Holy Water for the Rich

Bernard Murchland: The Dream of Christian Social­is,; American Enterprise Institute; Washington, D.C.

Christianity and socialism exert tremendous influence in our world. Not surprisingly, some people have sought to harness these powerful forces together in one unified engine of change. Today, we hear talk of a “Christian social conscience” and “liberation theology.” Bernard Murchland’s examination of the European origins of Christian Socialism is surprisingly relevant for contemporary observers.

How did Christian Socialists view themselves? Their cardinal tenet is the identification of “socialism” (very loosely de­fined) with the message of Jesus Christ, especially the Sermon on the Mount. In the words of the Anglican theologian Frederick Denison Maurice,” I seriously believe that Christianity is the only foundation of Socialism, and that a true Socialism is the neces­sary result of a sound Christianity.”

Common to Christian So­cialists was a romantic rejection of industrialism, rationalism, and capitalism as anti-Christian. Against the modern world, Chris­tian Socialists praised the collec­tivist order of the Middle Ages as one which offered security, per­sonal relations, and a spiritual life in the service of God.Christian Socialists scorned individualism as idolatrous.

Murchand demonstrates that Christian Socialism was essentially a a middle-class and aristocratic movement, though “Christian labor unions” grew out of it. This fact did not escape Marx’s notice and scorn. He observed, “Christian socialism is but the holy water with which the priest consecrates the heart-burnings of the aristocrat.”

Towards the end of the 19th century, Christian Socialism did exert some influence in Germany, Austria, and Italy, upon intellectuals and through Christian labor unions on the political scene. American “Progressivism” drew some inspiration from German and English sources under the name of the “social gospel.” Economist Richard T. Ely was a devout Protestant layman, mixing collectivism with evangelical ferver.  

Christian Socialism stressed “association” and “community,” endowing these terms with mystical and suprarational characteristics of goodness, above comprehension and beyond dispute. These ideas owed a great deal to Hegel, whose statist doctrines received widespread support in authoritarian Imperial Germany. 

Like all collectivisms, Christian Socialism subordinated the individual to the interests of a real or imagined “whole.” Strangely, Murchland tales no notice of the strong linkage between Christian Socialism anti-Semitism exemplified by Christian socialist Karl Lueger, mayor of Vienna. Nor does Murchland investigate the tendency towards nationalism of some Christian Socialists. I suggest that the driving force behind Christian Socialist and anti-Semitism was the hatred of money, a subject thoroughly investigated by Georg Simmel and S. Herbert Frankel.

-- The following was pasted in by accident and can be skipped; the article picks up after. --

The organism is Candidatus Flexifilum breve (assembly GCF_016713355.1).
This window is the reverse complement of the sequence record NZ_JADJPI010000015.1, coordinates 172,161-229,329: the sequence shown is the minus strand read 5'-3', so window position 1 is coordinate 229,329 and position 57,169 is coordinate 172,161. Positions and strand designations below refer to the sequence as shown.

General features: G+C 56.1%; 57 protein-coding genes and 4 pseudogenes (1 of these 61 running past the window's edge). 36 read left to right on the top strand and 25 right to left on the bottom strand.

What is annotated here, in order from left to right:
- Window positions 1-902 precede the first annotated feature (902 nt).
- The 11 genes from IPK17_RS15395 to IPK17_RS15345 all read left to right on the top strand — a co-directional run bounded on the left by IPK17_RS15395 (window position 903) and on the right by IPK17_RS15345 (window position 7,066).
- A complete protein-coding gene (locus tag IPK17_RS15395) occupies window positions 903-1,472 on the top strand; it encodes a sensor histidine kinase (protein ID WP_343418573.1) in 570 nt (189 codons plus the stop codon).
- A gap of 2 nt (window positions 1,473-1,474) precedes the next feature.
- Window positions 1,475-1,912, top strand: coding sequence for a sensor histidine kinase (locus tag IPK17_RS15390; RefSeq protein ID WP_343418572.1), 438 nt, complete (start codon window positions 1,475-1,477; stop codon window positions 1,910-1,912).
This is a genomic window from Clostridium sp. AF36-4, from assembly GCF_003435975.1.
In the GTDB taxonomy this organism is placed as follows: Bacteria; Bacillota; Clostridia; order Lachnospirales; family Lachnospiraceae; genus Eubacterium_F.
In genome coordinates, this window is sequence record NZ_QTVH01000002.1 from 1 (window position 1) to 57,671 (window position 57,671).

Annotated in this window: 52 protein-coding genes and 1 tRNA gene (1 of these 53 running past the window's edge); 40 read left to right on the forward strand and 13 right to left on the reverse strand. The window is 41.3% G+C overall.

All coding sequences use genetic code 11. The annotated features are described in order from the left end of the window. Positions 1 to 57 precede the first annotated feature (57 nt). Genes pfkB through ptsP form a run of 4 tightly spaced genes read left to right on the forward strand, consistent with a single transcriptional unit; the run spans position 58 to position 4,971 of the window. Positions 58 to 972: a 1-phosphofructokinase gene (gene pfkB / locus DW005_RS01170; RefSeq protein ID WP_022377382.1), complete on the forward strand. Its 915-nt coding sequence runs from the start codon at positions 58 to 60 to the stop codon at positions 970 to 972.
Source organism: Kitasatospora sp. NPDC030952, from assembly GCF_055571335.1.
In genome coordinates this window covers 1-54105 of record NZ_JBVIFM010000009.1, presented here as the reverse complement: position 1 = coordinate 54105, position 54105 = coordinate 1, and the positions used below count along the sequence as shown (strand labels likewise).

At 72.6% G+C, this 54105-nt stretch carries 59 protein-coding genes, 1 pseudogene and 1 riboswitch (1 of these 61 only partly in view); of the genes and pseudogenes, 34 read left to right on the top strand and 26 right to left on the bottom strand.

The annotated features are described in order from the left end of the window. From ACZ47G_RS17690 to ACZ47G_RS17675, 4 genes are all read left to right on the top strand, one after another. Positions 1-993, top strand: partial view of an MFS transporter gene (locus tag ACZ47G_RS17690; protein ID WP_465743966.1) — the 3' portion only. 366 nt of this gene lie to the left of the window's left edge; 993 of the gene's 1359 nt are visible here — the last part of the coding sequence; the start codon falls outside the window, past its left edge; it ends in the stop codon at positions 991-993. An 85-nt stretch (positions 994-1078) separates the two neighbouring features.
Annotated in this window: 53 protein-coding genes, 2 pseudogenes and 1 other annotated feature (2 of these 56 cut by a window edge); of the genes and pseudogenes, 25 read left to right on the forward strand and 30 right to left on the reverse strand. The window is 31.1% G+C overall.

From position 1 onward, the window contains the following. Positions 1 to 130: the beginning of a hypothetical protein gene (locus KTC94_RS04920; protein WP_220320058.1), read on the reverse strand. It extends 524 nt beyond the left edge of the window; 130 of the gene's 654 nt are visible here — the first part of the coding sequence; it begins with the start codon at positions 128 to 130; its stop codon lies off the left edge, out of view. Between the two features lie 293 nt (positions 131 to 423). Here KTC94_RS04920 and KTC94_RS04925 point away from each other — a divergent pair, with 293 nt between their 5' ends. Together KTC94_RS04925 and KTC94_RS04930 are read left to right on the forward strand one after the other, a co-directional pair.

In practice, Christian Socialism proved to be a party label for interventionism, and it is subject to the same critique of interventionism leveled by Ludwig von Mises: It distorts the dynamic process of the market to the detriment of consumers. 


Shaving the Monkey

Stephen R. L. Clark: The Na­ture of tbe Beast: Are Ani­mals Moral?; Oxford University Press; NewYork

“Man,” Mark Twain once declared, “is a species somewhere between the angels and the French.” Our place in nature was a subject for discussion long before Darwin, although evolu­tionists often try to give the impression that mankind had to wait for a Victorian biologist to reveal the fact of our animal nature. In fact, Linnaeus (follow­ ing a tradition as old as Aristotle) located man squarely at the apex of his scala naturae, just one step above the apes. The general opinion of philosophers–Stoic, Aristotelian, Thomist–was that man was a natural creature, an animal, who had been specially endowed with the gifts of reason and moral conscience. The great question has always been: how wide is the gulf which separates man from his nearest cousins and, therefore, from the rest of the animal kingdom? Two ex­treme positions are possible: the Cartesian view, that everything distinctly human lies in the soul, that animals are mere animated machines; and the naturalist view, that man is nothing more than an animal, an ape that has happened to evolve a rather large brain.

The political alignments on this question are not always pre­dictable. Fundamentalist Chris­tians are in the Cartesian camp and argue that it is fruitless to discuss man’s mammalian heri­tage: our species is a special creation designed for a particular purpose. The fundamentalists are reinforced by social scientists, usually non-Christian leftists, who maintain that culture and society are unique to man; comparisons with other species can only be misleading. On the other hand, political conservatives (often Christians in their private lives) are naturally inclined to find their views ratified in the natural order of things. The strangest set of contradictions is presented by Stephen Clark: a socialist and feminist of some sort, and Aristotelian and a theist, he adopts the typically English via media (if Clark is a Scot, I beg his forgiveness): human nature is a development—cultural, intellectual, and moral—of instinctual patterns that show up in other mammals: